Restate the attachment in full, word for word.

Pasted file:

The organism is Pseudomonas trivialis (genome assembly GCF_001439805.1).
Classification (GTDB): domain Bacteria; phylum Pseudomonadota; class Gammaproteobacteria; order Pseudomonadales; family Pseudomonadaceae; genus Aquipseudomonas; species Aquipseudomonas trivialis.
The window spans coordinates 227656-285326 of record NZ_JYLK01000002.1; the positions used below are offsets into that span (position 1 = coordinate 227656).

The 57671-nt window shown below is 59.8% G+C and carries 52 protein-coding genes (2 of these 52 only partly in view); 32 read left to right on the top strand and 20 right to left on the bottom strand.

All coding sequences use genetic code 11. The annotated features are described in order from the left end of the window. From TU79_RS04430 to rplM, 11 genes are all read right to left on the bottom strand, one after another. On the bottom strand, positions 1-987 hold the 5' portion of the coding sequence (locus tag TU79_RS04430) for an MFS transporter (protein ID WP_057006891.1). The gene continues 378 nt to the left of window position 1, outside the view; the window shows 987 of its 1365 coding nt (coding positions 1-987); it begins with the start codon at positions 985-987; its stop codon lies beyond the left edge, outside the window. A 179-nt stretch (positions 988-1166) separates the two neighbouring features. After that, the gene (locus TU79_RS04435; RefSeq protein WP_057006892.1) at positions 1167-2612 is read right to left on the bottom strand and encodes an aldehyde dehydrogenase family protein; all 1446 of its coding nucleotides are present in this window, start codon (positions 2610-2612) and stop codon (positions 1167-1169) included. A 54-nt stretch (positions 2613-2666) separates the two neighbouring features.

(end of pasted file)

The organism is Pseudomonas trivialis (genome assembly GCF_001439805.1).
Classification (GTDB): domain Bacteria; phylum Pseudomonadota; class Gammaproteobacteria; order Pseudomonadales; family Pseudomonadaceae; genus Aquipseudomonas; species Aquipseudomonas trivialis.
The window spans coordinates 227656-285326 of record NZ_JYLK01000002.1; the positions used below are offsets into that span (position 1 = coordinate 227656).

The 57671-nt window shown below is 59.8% G+C and carries 52 protein-coding genes (2 of these 52 only partly in view); 32 read left to right on the top strand and 20 right to left on the bottom strand.

All coding sequences use genetic code 11. The annotated features are described in order from the left end of the window. From TU79_RS04430 to rplM, 11 genes are all read right to left on the bottom strand, one after another. On the bottom strand, positions 1-987 hold the 5' portion of the coding sequence (locus tag TU79_RS04430) for an MFS transporter (protein ID WP_057006891.1). The gene continues 378 nt to the left of window position 1, outside the view; the window shows 987 of its 1365 coding nt (coding positions 1-987); it begins with the start codon at positions 985-987; its stop codon lies beyond the left edge, outside the window. A 179-nt stretch (positions 988-1166) separates the two neighbouring features. After that, the gene (locus TU79_RS04435; RefSeq protein WP_057006892.1) at positions 1167-2612 is read right to left on the bottom strand and encodes an aldehyde dehydrogenase family protein; all 1446 of its coding nucleotides are present in this window, start codon (positions 2610-2612) and stop codon (positions 1167-1169) included. A 54-nt stretch (positions 2613-2666) separates the two neighbouring features.